When reality TV first reared its ugly head a number of years back, I sampled all the shows. “Survivor,” “Amazing Race,” “Big Brother,” and “American Idol.” While I actually enjoyed some (Dr. Will on “Big Brother” is the greatest pathological liar in the history of television), the only one I’ve stuck with is Idol.
Every season, I tell myself that I’m done. Then my wife starts watching those hokey audition shows and, before I know it, I find myself sucked right back in. Many times I’ve wondered, “Why is this so compelling?” After all, it’s just a glorified talent show. Sure, Paula babbles incoherently (I’ll miss her, for sure) and Simon is his usual insufferable but honest self. But I’ve finally come to the conclusion that the show strikes a nerve because it’s about the American dream.
First, as we all know, the vast majority of contestants have absolutely no business being there. It’s part of the fun but also part of the dramatic tension. Other than the ones doing it for a goof, most really believe they’re good, that they deserve to be the next American Idol. In a word, they’re delusional. When Simon tells them how horrible they are, they stare at him in disbelief. He’s trying to do them a favor and, of course, they don’t believe him for a moment.
As a writer, I’ve had similar experiences. Other writers send me their stuff all the time. Years ago, my editor told me he can tell if someone can write by reading one paragraph. At the time, I just figured he was jaded. Now I know he’s right. Just like the Idol contestants, these folks think they’re the next big thing. When they solicit my feedback, I don’t do a Simon Cowell number on them; I always try to let them down gently. But some of them still get pissed off.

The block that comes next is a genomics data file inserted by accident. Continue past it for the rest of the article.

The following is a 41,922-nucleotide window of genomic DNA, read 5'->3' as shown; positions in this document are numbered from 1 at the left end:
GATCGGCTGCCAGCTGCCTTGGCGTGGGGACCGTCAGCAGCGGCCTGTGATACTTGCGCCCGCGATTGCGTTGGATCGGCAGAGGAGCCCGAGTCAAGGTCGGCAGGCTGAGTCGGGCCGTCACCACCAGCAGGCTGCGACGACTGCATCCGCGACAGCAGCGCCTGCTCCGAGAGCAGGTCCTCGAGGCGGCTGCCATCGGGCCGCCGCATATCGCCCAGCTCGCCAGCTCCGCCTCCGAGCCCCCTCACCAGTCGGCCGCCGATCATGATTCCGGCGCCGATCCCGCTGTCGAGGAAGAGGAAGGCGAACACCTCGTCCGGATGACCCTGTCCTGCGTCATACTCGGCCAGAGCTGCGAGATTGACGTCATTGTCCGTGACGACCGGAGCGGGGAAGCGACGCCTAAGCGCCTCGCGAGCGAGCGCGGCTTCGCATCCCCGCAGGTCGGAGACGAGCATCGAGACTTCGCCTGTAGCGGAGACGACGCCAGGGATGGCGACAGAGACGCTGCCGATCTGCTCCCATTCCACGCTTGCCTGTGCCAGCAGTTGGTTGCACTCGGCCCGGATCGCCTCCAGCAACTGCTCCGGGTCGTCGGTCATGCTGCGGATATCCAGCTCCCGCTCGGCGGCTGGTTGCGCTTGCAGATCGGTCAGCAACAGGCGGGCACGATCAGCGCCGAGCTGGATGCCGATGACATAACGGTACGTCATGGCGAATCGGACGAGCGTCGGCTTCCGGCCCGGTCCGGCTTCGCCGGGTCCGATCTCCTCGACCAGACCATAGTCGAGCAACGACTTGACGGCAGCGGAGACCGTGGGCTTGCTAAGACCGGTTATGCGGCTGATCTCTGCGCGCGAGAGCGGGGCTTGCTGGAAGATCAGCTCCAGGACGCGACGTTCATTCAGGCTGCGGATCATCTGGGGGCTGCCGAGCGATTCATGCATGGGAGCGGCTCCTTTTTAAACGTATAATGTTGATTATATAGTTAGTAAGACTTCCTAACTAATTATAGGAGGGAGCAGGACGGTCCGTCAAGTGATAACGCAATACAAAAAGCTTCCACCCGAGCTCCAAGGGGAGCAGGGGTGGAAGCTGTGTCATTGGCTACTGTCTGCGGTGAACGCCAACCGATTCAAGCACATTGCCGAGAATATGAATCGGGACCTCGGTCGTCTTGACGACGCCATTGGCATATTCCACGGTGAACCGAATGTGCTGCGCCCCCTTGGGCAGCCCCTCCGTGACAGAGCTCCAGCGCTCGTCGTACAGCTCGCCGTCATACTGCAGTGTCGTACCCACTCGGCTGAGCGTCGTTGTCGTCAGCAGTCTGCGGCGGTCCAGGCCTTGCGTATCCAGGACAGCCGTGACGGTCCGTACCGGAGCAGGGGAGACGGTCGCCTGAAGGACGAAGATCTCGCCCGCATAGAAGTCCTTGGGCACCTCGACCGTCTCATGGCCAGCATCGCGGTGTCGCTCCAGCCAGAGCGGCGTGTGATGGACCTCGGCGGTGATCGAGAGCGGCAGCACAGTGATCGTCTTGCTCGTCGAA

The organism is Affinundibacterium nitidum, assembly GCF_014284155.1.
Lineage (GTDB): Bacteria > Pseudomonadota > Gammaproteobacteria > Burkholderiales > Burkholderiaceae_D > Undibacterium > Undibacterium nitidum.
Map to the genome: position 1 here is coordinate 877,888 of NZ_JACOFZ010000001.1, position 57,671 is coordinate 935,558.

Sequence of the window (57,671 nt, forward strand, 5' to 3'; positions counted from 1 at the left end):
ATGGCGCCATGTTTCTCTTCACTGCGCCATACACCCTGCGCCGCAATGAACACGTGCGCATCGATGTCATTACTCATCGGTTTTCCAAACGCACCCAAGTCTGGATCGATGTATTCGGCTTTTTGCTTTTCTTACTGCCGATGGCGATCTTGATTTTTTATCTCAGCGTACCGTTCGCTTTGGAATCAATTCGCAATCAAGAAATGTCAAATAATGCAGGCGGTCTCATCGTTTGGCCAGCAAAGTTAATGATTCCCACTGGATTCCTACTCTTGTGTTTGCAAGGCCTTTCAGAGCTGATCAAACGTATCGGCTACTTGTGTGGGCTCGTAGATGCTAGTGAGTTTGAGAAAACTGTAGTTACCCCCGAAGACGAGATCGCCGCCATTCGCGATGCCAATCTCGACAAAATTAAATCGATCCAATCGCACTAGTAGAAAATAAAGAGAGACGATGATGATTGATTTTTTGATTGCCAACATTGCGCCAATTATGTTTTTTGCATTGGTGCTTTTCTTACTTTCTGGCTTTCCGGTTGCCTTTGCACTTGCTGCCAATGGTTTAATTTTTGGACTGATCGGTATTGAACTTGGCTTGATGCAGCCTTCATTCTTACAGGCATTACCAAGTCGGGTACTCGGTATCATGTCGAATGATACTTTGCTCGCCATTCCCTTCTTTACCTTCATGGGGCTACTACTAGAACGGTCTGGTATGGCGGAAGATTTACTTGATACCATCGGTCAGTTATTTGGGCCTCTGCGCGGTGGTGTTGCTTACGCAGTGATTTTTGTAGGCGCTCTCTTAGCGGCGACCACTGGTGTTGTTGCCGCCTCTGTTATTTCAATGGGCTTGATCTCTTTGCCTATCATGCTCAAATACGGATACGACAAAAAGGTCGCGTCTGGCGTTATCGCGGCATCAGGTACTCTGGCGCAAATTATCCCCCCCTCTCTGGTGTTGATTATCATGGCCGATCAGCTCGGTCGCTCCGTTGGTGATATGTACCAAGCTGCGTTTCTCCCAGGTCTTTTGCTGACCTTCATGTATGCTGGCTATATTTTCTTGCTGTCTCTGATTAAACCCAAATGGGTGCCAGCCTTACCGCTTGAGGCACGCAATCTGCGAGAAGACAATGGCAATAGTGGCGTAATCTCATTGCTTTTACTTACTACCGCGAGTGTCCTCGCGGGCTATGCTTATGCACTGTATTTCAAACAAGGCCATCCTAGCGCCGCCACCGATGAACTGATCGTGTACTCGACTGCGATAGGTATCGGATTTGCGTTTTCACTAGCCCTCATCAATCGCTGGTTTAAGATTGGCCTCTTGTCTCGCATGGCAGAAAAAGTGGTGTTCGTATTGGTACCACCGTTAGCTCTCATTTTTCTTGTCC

Why do I continue to put myself in this position? Because every now and then, I’m pleasantly surprised. Over the years, I’ve met a couple of very good writers who have become very good friends. Nothing wrong with that. Plus, if you’ve read my work, you know I’m a believer in Karma.
As my editor also likes to say, “Publishing is a rigged game.” With the economy in the toilet, that’s true now more than ever. The few big houses that remain rarely take a flyer on unknown authors. They stick with the tried and true brand names. I’m sure there are parallels in the music industry, which is why Idol provides a decent alternate route for those with real talent. I don’t always agree with the judges’ selections. (It seems like the singer who gets bounced in the last three or four weeks is always more deserving.) But there’s still an emotional appeal seeing someone work hard and ultimately get their shot. It’s all any of us can hope for.